I’m trying to find the best way to pass a compile-time list of values to a utility function, as an exercise based on a real use case. This list will be subjected to some series of operations and the resulting value will be used in another operation in runtime. Below are some solutions I found, simplified to MWEs.

Of course, the operations are much more complex in the real use case, hence the need for these utility functions.

## Solution 1: Parameter pack

```
template <int number>
constexpr int sum() {
return number;
}
template <int number, int next, int... rest>
constexpr int sum() {
return number + sum<next, rest...>();
}
//API:
template <int... numbers>
inline void add(int& target) {
target += sum<numbers...>();
}
...
int number = 0;
add<1, 2, 3, 4, 5>(number);
```

**Pros**:

- Clean API
- Needs only c++14

**Cons**:

- Clunky implementation with recursion, painful to design and read when operations are complex

## Solution 2: `std::array`

```
template <size_t N, std::array<int, N> numbers>
constexpr int sum() {
int ret = 0;
for (int number : numbers)
ret += number;
return ret;
}
//API:
template <size_t N, std::array<int, N> numbers>
inline void add(int& target) {
target += sum<N, numbers>();
}
...
int number = 0;
add<5, std::array{1, 2, 3, 4, 5}>(number);
```

**Pros**:

- Clean and readable implementation, easy to design no matter the complexity of operations

**Cons**:

- Super clunky API, size of list must be specified separately
- Needs c++20 to be able to pass inline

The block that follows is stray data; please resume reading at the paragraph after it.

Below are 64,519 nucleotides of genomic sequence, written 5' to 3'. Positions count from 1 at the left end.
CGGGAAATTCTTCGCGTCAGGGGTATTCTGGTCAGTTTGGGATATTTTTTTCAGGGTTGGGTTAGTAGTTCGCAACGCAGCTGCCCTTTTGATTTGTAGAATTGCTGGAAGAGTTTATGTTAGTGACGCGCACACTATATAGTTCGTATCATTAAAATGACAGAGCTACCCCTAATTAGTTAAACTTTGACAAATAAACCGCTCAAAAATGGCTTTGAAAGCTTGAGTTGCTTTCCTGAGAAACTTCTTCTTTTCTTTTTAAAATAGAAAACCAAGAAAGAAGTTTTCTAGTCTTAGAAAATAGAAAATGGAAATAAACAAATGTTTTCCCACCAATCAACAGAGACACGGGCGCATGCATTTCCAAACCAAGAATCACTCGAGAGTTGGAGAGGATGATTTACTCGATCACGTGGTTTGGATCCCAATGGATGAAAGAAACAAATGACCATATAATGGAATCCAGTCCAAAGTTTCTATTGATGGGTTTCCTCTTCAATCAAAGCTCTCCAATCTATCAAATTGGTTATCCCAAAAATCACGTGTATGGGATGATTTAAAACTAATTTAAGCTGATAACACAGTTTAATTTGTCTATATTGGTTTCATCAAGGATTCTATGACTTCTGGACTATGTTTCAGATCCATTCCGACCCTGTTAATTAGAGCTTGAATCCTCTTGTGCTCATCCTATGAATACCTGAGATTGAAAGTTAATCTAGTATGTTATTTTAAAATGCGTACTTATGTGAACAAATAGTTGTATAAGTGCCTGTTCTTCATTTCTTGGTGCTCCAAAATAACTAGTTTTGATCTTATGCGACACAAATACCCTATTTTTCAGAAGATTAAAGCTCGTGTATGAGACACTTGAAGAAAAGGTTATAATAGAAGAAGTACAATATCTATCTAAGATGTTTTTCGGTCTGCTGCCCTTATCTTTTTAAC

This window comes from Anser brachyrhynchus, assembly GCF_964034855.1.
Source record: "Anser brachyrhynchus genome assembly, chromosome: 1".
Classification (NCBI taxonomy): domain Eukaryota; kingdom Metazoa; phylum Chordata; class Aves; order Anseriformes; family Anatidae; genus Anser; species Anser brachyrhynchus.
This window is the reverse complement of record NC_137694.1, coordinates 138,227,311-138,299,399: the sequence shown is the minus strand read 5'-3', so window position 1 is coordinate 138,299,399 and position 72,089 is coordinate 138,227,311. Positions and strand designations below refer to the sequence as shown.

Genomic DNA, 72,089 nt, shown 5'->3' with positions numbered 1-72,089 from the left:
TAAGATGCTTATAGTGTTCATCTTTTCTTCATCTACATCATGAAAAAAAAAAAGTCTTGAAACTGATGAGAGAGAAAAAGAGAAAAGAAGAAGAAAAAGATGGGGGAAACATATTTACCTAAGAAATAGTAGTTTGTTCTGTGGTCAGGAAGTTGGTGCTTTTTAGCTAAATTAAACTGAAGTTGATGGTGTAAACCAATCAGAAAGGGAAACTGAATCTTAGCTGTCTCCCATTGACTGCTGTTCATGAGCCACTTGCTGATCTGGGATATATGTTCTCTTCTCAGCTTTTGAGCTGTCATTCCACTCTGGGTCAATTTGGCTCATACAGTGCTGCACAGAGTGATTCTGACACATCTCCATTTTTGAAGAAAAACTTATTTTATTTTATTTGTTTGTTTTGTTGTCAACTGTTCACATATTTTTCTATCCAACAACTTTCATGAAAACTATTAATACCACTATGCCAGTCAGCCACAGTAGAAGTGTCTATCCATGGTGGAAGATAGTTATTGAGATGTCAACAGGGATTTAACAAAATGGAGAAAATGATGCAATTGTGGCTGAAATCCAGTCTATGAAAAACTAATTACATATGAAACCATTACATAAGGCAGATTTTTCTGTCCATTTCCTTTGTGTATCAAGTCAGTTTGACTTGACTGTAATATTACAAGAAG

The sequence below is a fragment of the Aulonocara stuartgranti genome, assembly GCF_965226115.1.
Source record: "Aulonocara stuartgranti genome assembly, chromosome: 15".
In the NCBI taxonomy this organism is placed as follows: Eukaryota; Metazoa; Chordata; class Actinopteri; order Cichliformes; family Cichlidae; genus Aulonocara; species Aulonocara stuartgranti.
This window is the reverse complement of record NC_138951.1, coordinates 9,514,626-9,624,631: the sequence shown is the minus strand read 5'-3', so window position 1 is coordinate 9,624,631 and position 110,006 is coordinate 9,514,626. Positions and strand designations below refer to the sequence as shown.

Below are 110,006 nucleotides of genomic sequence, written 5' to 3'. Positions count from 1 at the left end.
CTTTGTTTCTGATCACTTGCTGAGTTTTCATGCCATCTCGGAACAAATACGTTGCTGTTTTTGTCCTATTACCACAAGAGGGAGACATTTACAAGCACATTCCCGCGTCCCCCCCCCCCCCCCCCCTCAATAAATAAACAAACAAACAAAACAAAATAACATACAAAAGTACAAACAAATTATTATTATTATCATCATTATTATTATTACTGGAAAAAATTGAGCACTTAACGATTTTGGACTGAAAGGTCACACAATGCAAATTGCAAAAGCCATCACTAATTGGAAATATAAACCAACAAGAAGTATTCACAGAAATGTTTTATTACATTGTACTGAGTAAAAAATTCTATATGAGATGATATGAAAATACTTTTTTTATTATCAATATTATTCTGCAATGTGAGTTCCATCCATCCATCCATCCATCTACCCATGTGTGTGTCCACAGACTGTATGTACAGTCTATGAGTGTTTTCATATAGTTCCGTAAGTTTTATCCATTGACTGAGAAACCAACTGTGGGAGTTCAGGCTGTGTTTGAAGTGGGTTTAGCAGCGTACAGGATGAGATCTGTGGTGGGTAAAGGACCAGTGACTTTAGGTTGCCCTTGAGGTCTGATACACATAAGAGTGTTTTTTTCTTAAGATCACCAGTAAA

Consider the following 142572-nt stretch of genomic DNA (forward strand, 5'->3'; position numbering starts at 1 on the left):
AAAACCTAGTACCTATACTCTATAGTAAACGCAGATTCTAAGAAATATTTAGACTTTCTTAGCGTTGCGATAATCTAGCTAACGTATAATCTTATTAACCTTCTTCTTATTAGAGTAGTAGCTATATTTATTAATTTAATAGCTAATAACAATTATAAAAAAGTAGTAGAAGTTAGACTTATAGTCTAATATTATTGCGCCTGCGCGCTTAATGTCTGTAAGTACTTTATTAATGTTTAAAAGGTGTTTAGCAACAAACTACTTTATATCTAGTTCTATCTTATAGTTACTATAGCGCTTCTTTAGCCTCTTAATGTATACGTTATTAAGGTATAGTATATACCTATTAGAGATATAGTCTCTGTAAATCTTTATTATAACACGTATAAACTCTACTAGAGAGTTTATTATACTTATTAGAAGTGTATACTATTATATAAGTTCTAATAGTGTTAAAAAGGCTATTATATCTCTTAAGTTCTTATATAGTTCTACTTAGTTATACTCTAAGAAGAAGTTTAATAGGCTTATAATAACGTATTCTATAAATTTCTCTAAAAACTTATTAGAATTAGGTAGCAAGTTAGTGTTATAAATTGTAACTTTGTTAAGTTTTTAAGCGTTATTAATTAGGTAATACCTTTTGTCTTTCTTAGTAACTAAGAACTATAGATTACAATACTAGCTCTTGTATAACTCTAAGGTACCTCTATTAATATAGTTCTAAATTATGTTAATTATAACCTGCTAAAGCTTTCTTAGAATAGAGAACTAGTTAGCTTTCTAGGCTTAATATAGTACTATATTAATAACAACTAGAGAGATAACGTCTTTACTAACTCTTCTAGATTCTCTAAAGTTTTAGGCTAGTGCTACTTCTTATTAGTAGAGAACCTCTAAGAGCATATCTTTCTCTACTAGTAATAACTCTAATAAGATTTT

`std::array`

as non-type template parameter

## Solution 3: `std::array`

wrapper

```
template <size_t N>
struct IntArray {
constexpr IntArray(std::array<int, N> arr_) : arr(arr_) {}
const std::array<int, N> arr;
};
template <IntArray numbers>
constexpr int sum() {
int ret = 0;
for (int number : numbers.arr)
ret += number;
return ret;
}
//API:
template <IntArray numbers>
inline void add(int& target) {
target += sum<numbers>();
}
...
int target = 0;
add<IntArray<5>({1, 2, 3, 4, 5})>(target);
```

**Pros**:

- Clean and readable implementation, easy to design no matter the complexity of operations

**Cons**:

- (Arguably) less but still clunky API, size of list must be specified separately
- Needs c++20 to be able to pass inline
`IntArray`

as non-type template parameter, and also to be able to omit the`IntArray`

template parameter value in at least the function definitions

## Solution 4: `std::initializer_list`

```
template <std::initializer_list<int> numbers>
constexpr int sum() {
int ret = 0;
for (int number : numbers)
ret += number;
return ret;
}
template <std::initializer_list<int> numbers>
inline void add(int& target) {
target += sum<numbers>();
}
...
int target = 0;
add<{1, 2, 3, 4, 5}>(target);
```

**Pros**:

- Clean and readable implementation, easy to design no matter the complexity of operations
- Clean, usable and readable API

**Cons**:

- Doesn’t actually compile (g++ 10.3.0 with
`gnu++2a`

):`‘std::initializer_list<int>’ is not a valid type for a template non-type parameter because it is not structural`

I have no idea what "not structural" means to be very honest. I’m actually surprised and disappointed by the fact that this approach doesn’t work, given that `std::initializer_list`

is apparently fully `constexpr`

and `std::array`

works in the same situation. There seems to be a bug in the standard about the literalness of `std::initializer_list`

though: https://stackoverflow.com/a/28115954/1525238 In any case, I do see this as a missed opportunity for some really cool compile-time wizardry.

## The question:

Can you suggest any way to improve the solutions above in any way possible, or suggest other solutions?

Source: Windows Questions C++